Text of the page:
I am in no way indicating that the burdens gays face today are even close to that of a slave in the 1850s, but the concept I am portraying is very similar. Denying someone else a basic liberty because of YOUR religious belief is as wretched of a reason as I can imagine.
Please tell me what the difference is between this and Islamic sharia law? There seems to be only two; the religions involved and the groups discriminated against.
Under sharia the people discriminated against are women. They are denied basic rights because of religious faith. Muslims have a Holy Quran to back up their treatment of women.
In the United States the people being discriminated against are gays. They are denied some rights because of the faith of the nation’s majority. Christians have a Holy Bible to back up their treatment of homosexuals.
As a lover of history and world cultures I notice these similarities and injustices. I am all too aware of the struggles various groups have had to endure to attain basic freedoms. I’m also aware of a major obstacle that stood in their paths.
Slavery existed in the United States for 91 years and 155 years in the Colonies before that. Slave owners had a slew of Biblical quotes from Leviticus, Exodus, Timothy, Ephesians, Luke, and many others to back up their treatment of and holding of slaves.
For the greater part of our nation’s history, women could not vote or sit on juries. Men could easily refer to their Bible for justification of their treatment of women. Both the Old and New Testaments are laden with passages that made it quite clear to the oppressors that women were to be considered second class citizens.
As I watched this debate, the defiance of simple logic displayed by these candidates brought to mind other examples of Republican stances stemming from this “wall of separation” between their faith and common reason. The insistence of “Teach the Controversy” that proposes the insertion of intelligent design alongside evolution, the opposition to stem cell research, the threatening of women’s privacy and abortion rights, their overall support of measures to limit freedom of speech through excessive censorship in the name of morality, and their lack of understanding of our Founding Father’s intentions of keeping the church and the state separate. For all their love of the 2nd amendment, the arguments above demonstrate that they do not understand the basic principles of the 1st.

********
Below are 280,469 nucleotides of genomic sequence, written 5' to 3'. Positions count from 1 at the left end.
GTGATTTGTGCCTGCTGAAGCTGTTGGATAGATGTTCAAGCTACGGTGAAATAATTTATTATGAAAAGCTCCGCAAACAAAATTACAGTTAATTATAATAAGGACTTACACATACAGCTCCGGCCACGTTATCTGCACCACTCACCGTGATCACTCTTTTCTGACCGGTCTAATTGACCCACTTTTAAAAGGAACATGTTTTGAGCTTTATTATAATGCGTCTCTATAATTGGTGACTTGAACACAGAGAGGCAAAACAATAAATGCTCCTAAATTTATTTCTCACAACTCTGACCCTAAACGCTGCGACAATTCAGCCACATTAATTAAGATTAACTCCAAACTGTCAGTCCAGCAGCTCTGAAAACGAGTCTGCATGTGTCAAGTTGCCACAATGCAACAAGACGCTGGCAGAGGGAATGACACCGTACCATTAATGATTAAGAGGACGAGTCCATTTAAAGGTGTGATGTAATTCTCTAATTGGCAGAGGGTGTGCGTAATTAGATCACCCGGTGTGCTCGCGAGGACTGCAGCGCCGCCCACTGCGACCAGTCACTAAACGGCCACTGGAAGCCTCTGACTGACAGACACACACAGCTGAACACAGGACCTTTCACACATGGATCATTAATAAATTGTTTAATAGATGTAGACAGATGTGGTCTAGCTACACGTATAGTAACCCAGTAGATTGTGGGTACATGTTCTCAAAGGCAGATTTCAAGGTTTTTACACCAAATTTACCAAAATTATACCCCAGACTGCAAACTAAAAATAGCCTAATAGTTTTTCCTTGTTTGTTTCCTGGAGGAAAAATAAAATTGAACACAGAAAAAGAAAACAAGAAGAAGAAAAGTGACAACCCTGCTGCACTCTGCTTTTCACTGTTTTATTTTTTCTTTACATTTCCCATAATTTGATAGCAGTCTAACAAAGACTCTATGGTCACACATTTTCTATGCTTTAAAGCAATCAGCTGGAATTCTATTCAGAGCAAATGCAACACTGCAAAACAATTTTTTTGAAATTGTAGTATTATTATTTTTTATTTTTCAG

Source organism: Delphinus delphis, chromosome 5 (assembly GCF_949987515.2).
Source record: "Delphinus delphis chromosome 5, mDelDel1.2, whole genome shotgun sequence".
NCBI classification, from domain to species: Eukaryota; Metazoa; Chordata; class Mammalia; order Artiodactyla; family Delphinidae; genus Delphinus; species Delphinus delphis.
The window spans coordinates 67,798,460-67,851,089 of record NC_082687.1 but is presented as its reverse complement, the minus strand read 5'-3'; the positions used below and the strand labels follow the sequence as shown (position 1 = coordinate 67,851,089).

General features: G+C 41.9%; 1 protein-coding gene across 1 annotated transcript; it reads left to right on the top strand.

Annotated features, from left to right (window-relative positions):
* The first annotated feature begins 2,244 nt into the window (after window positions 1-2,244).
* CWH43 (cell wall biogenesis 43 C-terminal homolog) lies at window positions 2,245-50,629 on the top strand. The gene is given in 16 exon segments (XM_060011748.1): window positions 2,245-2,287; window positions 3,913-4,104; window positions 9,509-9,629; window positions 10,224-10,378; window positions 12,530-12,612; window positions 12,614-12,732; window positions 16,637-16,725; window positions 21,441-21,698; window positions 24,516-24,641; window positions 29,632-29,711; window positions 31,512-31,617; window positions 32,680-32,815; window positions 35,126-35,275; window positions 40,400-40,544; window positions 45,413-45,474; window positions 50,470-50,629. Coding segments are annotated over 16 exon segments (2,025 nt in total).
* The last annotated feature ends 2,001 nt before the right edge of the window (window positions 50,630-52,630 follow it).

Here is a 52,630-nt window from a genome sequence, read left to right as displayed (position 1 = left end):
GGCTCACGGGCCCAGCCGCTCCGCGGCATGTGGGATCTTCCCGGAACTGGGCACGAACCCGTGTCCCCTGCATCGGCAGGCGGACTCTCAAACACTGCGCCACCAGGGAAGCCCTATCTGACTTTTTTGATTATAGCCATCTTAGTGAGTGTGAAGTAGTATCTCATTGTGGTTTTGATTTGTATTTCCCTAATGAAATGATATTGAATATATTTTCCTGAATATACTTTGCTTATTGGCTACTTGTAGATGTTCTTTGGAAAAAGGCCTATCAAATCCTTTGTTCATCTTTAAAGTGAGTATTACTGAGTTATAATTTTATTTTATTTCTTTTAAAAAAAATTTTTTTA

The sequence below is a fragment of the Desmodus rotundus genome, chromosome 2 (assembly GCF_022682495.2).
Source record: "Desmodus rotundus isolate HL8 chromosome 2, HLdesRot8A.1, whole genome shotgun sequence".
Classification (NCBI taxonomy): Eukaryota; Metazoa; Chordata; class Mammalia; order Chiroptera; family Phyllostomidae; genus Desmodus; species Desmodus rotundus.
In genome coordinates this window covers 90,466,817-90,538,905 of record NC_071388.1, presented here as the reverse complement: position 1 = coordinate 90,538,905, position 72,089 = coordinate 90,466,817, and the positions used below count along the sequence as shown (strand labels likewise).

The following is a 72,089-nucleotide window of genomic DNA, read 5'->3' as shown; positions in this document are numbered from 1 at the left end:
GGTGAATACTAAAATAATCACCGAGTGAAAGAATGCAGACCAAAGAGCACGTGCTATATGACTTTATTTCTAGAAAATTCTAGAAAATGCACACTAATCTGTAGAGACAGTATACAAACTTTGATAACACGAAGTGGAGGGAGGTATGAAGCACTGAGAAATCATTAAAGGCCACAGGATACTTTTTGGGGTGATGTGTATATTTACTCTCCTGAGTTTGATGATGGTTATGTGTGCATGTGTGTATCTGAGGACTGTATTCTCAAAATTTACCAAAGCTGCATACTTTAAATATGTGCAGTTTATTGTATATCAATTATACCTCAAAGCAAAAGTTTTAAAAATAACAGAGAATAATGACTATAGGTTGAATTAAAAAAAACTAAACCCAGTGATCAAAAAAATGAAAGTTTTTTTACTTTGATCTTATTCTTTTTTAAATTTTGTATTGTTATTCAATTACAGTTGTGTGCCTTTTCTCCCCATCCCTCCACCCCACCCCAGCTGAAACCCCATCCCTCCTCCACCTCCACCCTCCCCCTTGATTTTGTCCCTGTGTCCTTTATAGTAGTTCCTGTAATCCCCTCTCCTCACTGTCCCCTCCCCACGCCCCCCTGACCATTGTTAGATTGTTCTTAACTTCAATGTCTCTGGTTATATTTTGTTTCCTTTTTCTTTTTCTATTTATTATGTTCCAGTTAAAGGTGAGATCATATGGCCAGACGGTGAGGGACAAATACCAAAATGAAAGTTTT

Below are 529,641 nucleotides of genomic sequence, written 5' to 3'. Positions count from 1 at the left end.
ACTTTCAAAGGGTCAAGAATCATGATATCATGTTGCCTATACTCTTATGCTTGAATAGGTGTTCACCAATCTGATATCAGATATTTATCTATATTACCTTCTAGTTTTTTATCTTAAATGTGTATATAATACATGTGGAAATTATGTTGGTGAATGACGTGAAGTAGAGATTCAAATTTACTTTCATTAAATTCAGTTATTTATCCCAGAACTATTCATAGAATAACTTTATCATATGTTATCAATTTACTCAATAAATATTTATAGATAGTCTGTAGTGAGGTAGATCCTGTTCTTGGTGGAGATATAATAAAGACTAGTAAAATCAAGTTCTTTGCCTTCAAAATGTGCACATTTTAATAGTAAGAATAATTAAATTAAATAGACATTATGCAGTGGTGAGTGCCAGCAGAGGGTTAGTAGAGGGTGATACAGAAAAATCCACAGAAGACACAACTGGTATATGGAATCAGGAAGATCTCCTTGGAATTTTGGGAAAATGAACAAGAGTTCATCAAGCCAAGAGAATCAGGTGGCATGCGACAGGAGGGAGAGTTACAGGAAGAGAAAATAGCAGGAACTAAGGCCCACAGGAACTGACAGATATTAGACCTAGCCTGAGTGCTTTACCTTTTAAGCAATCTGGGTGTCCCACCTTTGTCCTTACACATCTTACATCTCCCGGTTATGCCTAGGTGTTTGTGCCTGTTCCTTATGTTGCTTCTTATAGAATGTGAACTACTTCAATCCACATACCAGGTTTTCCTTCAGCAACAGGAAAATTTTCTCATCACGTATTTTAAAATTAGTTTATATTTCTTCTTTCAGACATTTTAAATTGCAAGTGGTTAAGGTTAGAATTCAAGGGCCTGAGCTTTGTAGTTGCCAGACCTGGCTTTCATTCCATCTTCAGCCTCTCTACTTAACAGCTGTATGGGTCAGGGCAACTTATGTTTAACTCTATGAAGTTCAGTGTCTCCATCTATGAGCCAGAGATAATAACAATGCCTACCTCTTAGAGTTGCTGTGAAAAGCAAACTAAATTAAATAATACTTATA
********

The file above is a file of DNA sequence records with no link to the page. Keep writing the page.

These stances lean toward what one could claim border on theocracy. Yet it is the Republicans who push to eliminate or greatly limit programs to help the poorest Americans while benefiting the wealthiest. Most people are aware of a Bible passage stating that it would be easier for a camel to pass through the eye of a needle than it would be for a rich man to enter the Kingdom of Heaven. For the Republicans, this must be one giant needle and one tiny camel.
Somehow modern Republicans do not notice these contradictions. Nor do they see contradictions when they point to faith as justification for restricting the rights of gay Americans. How would Michele Bachmann feel if one of her opponents quoted this Bible verse as a reason she should not receive the Republican nomination?
* 1st Timothy 2:12 I do not permit a woman to teach or to assume authority over a man; she must be quiet.
How would Herman Cain feel if an opponent stated that slavery was okay because the Bible said so?
*Leviticus 25:44-46 However, you may purchase male or female slaves from among the foreigners who live among you. You may also purchase the children of such resident foreigners, including those who have been born in your land. You may treat them as your property, passing them on to your children as a permanent inheritance.
These verses disappeared from Bible study classes long ago because our standards of morality have surpassed those of the Bronze Age they were written in. If a candidate even suggested that blacks or women should be denied a right because of scripture it’s safe to say their political career would be over. We should do the same for anyone who attempts that argument as a justification for denying rights to a person because of who they happen to love.